Search This Blog

Wednesday, August 13, 2008

AJAX: Is your application secure enough?


We see it all around us, recently. Web applications get niftier by the day by utilising the various new techniques recently introduced in a few web-browsers, like I.E. and Firefox. One of those new techniques involves using Javascript. More specifically, the XmlHttpRequest-class, or object.

Webmail applications use it to quickly update the list of messages in your Inbox, while other applications use the technology to suggest various search-queries in real-time. All this without reloading the main, sometimes image- and banner- ridden, page. (That said, it will most probably be used by some of those ads as well.)

Before we go into possible weaknesses and things to keep in mind when implementing an AJAX enabled application, first a brief description of how this technology works.

The Basics

Asynchronous Javascript and XML, dubbed AJAX is basically doing this. Let me illustrate with an example, an email application. You are looking at your Inbox and want to delete a message. Normally, in plain HTML applications, the POST or GET request would perform the action, and re-locate to the Inbox, effectively reloading it.

With the XmlHttpRequest-object, however, this request can be done while the main page is still being shown.

In the background a call is made which performs the actual action on the server, and optionally responds with new data. (Note that this request can only be made to the web-site that the script is hosted on: it would leave massive DoS possibilities if I can create an HTML page that, using Javascript, can request thousands of concurrent web-pages from a web-site. You can guess what happens if a lot of people would visit that page.)

The Question

Some web-enabled applications, such as for email, do have pretty destructive functionality that could possibly be abused. The question is — will the average AJAX-enabled web-application be able to tell the difference between a real and a faked XmlHttpRequest?

Do you know if your recently developed AJAX-enabled or enhanced application is able to do this? And if so — does it do this adequately?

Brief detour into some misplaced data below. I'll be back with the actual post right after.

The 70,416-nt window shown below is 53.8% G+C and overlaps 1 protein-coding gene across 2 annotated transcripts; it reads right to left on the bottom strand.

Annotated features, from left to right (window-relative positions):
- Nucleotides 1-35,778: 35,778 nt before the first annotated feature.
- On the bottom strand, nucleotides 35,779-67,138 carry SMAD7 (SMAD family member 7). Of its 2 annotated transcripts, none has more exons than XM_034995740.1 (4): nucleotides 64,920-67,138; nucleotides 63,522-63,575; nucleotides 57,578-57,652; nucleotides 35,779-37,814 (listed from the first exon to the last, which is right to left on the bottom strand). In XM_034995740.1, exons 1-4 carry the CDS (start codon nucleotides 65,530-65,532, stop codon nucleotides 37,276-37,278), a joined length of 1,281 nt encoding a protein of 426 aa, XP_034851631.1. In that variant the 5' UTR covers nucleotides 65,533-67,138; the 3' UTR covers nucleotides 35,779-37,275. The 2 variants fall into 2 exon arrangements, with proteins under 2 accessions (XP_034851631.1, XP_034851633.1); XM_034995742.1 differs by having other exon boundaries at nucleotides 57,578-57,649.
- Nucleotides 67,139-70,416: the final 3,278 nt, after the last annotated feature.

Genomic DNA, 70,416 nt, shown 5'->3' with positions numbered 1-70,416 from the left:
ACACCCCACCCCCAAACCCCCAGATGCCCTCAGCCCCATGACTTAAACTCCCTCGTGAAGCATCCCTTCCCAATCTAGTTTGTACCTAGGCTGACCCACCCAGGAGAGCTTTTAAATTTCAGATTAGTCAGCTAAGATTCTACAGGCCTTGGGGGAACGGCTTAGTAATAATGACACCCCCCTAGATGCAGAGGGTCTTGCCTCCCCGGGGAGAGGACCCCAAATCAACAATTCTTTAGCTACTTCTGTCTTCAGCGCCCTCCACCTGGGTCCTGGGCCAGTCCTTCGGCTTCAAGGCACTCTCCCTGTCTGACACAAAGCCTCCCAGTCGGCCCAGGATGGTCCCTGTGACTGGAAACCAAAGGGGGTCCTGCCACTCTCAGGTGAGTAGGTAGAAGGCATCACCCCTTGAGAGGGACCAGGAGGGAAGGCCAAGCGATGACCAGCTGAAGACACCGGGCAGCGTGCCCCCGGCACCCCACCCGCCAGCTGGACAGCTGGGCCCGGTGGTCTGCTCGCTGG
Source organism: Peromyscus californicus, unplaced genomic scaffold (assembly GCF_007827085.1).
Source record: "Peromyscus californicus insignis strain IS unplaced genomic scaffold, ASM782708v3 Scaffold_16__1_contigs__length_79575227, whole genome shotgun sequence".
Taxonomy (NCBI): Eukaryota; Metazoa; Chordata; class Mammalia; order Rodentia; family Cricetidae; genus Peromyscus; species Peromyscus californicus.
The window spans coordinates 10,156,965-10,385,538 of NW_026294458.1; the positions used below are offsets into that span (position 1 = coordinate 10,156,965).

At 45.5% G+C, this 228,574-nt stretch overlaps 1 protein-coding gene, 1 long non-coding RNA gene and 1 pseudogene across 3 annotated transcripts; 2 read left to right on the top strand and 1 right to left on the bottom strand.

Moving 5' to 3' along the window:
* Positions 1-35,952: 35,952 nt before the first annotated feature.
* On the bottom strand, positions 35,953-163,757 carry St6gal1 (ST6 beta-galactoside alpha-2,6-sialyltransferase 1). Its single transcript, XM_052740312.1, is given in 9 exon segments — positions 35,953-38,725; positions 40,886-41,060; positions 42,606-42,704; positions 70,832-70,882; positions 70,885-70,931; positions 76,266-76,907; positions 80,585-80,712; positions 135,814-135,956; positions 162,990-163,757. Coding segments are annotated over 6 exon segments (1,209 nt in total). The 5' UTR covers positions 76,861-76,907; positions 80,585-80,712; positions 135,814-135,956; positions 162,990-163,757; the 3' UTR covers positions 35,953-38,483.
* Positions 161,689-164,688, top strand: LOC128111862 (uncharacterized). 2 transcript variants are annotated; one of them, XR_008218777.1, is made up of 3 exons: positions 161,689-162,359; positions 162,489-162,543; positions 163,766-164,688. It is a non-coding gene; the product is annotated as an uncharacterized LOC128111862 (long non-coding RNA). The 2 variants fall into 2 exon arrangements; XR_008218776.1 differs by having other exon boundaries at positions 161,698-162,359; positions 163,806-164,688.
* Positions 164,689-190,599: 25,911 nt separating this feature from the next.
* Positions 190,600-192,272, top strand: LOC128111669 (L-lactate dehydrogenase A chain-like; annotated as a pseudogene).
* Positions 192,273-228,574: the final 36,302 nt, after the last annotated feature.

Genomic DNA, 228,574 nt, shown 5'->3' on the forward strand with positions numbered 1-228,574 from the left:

Do you even check referrers or some trivial token such as the user-agent? Chances are you do not even know. Chances are that other people, by now, do.

To be sure that the system you have implemented — or one you are interested in using — is properly secured, thus trustworthy, one has to ’sniff around’.

Incidentally, the first time I discovered such a thing was in a lame preview function for a lame ringtone-site. Basically, the XmlHttpRequest URI’s ‘len’ parameter specified the length of the preview to generate and it seemed like it was loading the original file. Entering this URI in a browser (well, actually, ‘curl‘), specifying a very large value, one could easily grab all the files.

This is a fatal mistake: implement an AJAX interface accepting GET requests. GET requests are the easiest to fake. More on this later.

The question is — can we perform an action while somebody is logged in somewhere else. It is basically XSS/CSS (Cross Site Scripting) but then again, it isn’t.

My Prediction

Some popular applications I checked are hardened in such a way that they use some form of random sequence numbering: the server tells it, encoded, what the application should use as a sequence number when sending the next command. This is mostly obscured by Javascript and a pain in the ass to dissect — but not impossible.

And as you may have already noted: if there is improper authentication on the location called by the XmlHttpRequest-object, this would leave a possibility for malicious purpose. This is exactly where we can expect weaknesses and holes to arise.There should be proper authentication in place. At all times.

As all these systems are built by men, chances are this isn’t done properly.

HTTP traffic analysis Analysing HTTP traffic analysis with tools like ethereal (yeh I like GUIs so sue me) surely comes in handy to figure out whether applications you use are actually safe from exploitation. This application allows one to easily filter and follow TCP streams so one can properly analyse what is happening there.

If you want to investigate your own application, the use of a sniffer isn’t even necessary but I would suggest you let a colleague that hasn’t implemented it, play around with your app and a sniffer in an attempt to ‘break’ through it.

Cookies Cookies are our friend when it comes to exploiting, I mean researching any vulnerabilities in AJAX implementations.

If the XmlHttp-interface is merely protected by cookies, exploiting this is all the easier: the moment you get the browser to make a request to that website, your browser is happily sending any cookies along with it.